Africa

Nelson Mandela has lung infection

A man reads a newspaper with news about Nelson Mandela's health in Johannesburg (10 December 2012) Image copyright AFP
Image caption Nelson Mandela's hospitalisation has caused huge concern in South Africa

South Africa's first black President Nelson Mandela is being treated for a lung infection, the president's office has said.

This is the first time officials have revealed why Mr Mandela, 94, was rushed to a military hospital in the capital, Pretoria, on Saturday.

Tests showed a "recurrence of a previous lung infection", presidential spokesman Mac Maharaj said.

Mr Mandela is responding to his treatment, Mr Maharaj added.

News of the hospital stay has prompted much concern in South Africa.

The former president is regarded by most South Africans as the father of the nation, having inspired them to fight for democracy.

He led the struggle against white-minority rule before being elected the first black president in democratic elections in 1994.

Despite being imprisoned for 27 years by the apartheid government, after his release he forgave his former enemies and urged South Africans of all races to work together and seek reconciliation.

He was awarded the Nobel Peace Prize in 1993.

The BBC's Andrew Harding in Johannesburg says news that the frail Mr Mandela has another lung infection is likely to generate considerable anxiety.

The officials who have visited Mr Mandela in hospital since Saturday have all said he is doing well.

He was flown to hospital on Saturday from his home in Qunu village in Eastern Cape province by the military, which is responsible for his healthcare.

Local media reported that the decision to move him was taken so quickly that some family members and his own foundation were initially unaware of it.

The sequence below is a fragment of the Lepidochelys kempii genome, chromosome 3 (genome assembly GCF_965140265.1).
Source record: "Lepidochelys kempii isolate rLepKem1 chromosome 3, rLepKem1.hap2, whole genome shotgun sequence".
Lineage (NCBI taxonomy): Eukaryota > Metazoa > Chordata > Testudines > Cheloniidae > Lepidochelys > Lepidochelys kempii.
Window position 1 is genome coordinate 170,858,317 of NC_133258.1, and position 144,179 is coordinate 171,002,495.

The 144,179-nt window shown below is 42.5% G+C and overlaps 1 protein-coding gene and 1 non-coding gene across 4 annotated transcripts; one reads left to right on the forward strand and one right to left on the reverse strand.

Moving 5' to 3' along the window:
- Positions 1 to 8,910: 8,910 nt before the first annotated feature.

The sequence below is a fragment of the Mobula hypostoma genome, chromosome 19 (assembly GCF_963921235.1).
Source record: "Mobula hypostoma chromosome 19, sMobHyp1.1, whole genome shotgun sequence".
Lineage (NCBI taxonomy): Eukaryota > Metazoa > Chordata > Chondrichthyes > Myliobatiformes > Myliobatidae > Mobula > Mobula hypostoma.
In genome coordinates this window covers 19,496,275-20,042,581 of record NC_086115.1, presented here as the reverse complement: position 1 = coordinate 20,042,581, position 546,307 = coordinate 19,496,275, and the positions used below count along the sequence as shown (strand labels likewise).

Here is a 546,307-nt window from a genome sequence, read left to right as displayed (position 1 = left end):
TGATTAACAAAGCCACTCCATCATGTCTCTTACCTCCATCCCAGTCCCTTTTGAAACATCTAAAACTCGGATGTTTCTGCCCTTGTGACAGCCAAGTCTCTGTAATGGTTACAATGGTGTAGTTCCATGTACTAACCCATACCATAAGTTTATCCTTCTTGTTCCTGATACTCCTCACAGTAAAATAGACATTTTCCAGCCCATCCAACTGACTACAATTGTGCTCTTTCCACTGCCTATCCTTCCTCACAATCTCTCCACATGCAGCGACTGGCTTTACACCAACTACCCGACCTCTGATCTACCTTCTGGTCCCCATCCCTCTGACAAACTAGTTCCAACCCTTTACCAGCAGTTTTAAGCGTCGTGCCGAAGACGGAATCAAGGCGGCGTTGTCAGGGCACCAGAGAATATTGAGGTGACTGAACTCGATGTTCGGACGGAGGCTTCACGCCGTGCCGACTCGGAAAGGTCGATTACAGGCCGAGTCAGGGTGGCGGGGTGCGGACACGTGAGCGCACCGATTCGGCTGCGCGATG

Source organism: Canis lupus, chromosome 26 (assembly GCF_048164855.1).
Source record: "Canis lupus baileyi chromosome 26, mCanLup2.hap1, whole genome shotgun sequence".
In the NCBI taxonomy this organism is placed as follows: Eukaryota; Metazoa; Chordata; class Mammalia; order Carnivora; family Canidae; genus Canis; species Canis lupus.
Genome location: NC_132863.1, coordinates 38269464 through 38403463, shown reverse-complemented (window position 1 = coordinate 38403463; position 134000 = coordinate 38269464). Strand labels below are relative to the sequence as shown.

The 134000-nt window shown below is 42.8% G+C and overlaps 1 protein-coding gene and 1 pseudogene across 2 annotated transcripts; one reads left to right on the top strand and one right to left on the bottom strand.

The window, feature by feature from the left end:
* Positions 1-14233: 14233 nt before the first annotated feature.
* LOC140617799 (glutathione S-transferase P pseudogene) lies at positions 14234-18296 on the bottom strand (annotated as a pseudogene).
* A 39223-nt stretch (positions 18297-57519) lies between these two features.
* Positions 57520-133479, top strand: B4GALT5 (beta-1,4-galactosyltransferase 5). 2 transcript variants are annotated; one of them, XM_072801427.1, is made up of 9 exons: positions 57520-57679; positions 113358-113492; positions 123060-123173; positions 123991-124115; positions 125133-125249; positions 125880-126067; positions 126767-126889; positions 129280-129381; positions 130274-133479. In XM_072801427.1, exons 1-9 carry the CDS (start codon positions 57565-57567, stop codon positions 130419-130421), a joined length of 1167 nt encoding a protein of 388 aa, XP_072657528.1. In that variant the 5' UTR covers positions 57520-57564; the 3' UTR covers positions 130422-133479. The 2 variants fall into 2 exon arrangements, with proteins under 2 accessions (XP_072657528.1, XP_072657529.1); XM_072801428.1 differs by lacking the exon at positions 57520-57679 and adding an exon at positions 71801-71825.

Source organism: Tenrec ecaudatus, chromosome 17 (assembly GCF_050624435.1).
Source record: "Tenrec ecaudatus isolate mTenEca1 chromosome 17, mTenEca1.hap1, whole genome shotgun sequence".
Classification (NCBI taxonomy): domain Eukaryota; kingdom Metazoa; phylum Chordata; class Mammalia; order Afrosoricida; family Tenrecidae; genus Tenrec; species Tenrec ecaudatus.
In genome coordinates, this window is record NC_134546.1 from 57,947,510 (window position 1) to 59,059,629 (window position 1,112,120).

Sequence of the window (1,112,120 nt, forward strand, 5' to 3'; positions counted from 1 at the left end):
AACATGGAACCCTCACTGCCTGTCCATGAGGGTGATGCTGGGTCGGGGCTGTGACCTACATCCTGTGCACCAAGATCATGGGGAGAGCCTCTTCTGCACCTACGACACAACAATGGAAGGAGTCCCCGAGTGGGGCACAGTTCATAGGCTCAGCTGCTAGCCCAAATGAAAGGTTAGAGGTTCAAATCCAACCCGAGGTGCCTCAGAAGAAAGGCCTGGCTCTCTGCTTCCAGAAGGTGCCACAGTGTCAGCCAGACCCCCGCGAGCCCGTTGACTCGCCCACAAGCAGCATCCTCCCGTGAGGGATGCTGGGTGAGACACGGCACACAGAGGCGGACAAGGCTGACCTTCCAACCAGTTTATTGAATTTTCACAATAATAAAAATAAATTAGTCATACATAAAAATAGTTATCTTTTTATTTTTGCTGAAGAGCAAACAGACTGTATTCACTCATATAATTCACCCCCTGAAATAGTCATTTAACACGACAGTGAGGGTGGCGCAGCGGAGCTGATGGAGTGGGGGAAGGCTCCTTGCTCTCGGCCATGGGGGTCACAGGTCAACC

But Mr Maharaj has repeatedly said that Mr Mandela is doing well in hospital and there is no cause for alarm.

Mr Mandela was last admitted to hospital in February when he was treated for abdominal pain.

In January 2011, he was treated for a serious chest infection.

While in prison in the 1980s, Mr Mandela was also diagnosed with tuberculosis - his lungs are said to have been damaged when he worked in a prison quarry.

Mr Mandela retired from public life in 2004 and has been rarely seen in public since.

Have you met Nelson Mandela? Please tell us about the experience using the form below.

Your contact details

If you are happy to be contacted by a BBC journalist please leave a telephone number that we can contact you on. In some cases a selection of your comments will be published, displaying your name as you provide it and location, unless you state otherwise. Your contact details will never be published. When sending us pictures, video or eyewitness accounts at no time should you endanger yourself or others, take any unnecessary risks or infringe any laws. Please ensure you have read the terms and conditions.

Terms and conditions

More on this story

Around the BBC

Related Internet links

The BBC is not responsible for the content of external Internet sites